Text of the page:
Data from: Cross-cultural similarity in relationship-specific social touching

  • Juulia Suvilehto (Creator)
  • Lauri Nummenmaa (University of Turku) (Creator)
  • Tokiko Harada (Creator)
  • Robin Dunbar (Creator)
  • Riitta Hari (Creator)
  • Robert Turner (Max Planck Institute for Human Cognitive and Brain Sciences) (Creator)
  • Norihito Sadato (National Institute for Physiological Sciences ) (Creator)
  • Ryo Kitada (Nanyang Technological University) (Creator)



Many species use touching for reinforcing social structures, and particularly non-human primates use social grooming for managing their social networks. However, it is still unclear how social touch contributes to maintenance and reinforcement of human social networks. Human studies in Western cultures suggest that the body locations where touch is allowed are associated with the strength of the emotional bond between the person touched and the toucher. However, it is unknown to what extent this relationship is culturally universal and generalizes to non-Western cultures. Here, we compared relationship-specific, bodily touch allowance maps across one Western (N = 386, United Kingdom) and one East Asian (N = 255, Japan) country. In both cultures, strength of emotional bond was linearly associated with permissible touch area. However, Western participants experienced social touching as more pleasurable than Asian participants. These results indicate a similarity of emotional bonding via social touch between East Asian and Western cultures.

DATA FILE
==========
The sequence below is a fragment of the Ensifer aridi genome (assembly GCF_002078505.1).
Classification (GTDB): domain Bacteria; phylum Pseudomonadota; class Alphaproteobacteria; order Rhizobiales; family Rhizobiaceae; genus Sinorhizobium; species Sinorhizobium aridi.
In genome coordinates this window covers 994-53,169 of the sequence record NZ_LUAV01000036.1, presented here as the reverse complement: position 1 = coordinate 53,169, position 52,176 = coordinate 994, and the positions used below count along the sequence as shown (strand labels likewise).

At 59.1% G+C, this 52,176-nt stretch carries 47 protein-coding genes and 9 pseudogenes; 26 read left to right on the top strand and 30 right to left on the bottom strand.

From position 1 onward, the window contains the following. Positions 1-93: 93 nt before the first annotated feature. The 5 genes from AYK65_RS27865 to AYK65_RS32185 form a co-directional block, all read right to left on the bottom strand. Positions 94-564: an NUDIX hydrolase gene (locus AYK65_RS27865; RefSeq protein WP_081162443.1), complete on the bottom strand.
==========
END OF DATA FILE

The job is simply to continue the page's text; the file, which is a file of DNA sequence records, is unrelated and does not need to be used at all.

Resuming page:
Date made available18 Apr 2019
PublisherDryad Digital Repository

Dataset Licences

  • CC0-1.0

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